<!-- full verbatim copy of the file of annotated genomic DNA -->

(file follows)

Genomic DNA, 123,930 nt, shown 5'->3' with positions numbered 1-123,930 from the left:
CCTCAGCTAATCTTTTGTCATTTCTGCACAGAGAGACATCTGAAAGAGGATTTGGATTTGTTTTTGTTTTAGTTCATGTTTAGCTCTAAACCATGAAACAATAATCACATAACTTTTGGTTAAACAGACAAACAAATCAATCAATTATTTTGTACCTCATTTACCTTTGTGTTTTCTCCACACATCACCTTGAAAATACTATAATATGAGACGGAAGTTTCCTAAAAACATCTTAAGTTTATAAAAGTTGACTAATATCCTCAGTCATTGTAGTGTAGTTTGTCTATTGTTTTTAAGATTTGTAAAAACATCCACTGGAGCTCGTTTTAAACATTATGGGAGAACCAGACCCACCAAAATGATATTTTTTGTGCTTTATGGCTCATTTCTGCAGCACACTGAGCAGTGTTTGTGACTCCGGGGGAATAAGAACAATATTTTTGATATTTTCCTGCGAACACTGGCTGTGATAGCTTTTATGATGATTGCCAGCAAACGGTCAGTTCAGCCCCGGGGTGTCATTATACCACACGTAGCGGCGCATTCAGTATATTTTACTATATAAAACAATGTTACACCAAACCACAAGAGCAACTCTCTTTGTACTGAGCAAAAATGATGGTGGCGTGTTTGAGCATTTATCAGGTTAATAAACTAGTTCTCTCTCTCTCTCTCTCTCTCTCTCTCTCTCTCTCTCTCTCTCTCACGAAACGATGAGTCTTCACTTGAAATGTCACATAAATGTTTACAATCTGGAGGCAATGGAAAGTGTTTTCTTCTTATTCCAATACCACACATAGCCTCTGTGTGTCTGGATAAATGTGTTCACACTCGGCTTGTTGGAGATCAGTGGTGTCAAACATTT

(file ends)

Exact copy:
Genomic DNA, 123,930 nt, shown 5'->3' with positions numbered 1-123,930 from the left:
CCTCAGCTAATCTTTTGTCATTTCTGCACAGAGAGACATCTGAAAGAGGATTTGGATTTGTTTTTGTTTTAGTTCATGTTTAGCTCTAAACCATGAAACAATAATCACATAACTTTTGGTTAAACAGACAAACAAATCAATCAATTATTTTGTACCTCATTTACCTTTGTGTTTTCTCCACACATCACCTTGAAAATACTATAATATGAGACGGAAGTTTCCTAAAAACATCTTAAGTTTATAAAAGTTGACTAATATCCTCAGTCATTGTAGTGTAGTTTGTCTATTGTTTTTAAGATTTGTAAAAACATCCACTGGAGCTCGTTTTAAACATTATGGGAGAACCAGACCCACCAAAATGATATTTTTTGTGCTTTATGGCTCATTTCTGCAGCACACTGAGCAGTGTTTGTGACTCCGGGGGAATAAGAACAATATTTTTGATATTTTCCTGCGAACACTGGCTGTGATAGCTTTTATGATGATTGCCAGCAAACGGTCAGTTCAGCCCCGGGGTGTCATTATACCACACGTAGCGGCGCATTCAGTATATTTTACTATATAAAACAATGTTACACCAAACCACAAGAGCAACTCTCTTTGTACTGAGCAAAAATGATGGTGGCGTGTTTGAGCATTTATCAGGTTAATAAACTAGTTCTCTCTCTCTCTCTCTCTCTCTCTCTCTCTCTCTCTCTCTCTCTCACGAAACGATGAGTCTTCACTTGAAATGTCACATAAATGTTTACAATCTGGAGGCAATGGAAAGTGTTTTCTTCTTATTCCAATACCACACATAGCCTCTGTGTGTCTGGATAAATGTGTTCACACTCGGCTTGTTGGAGATCAGTGGTGTCAAACATTT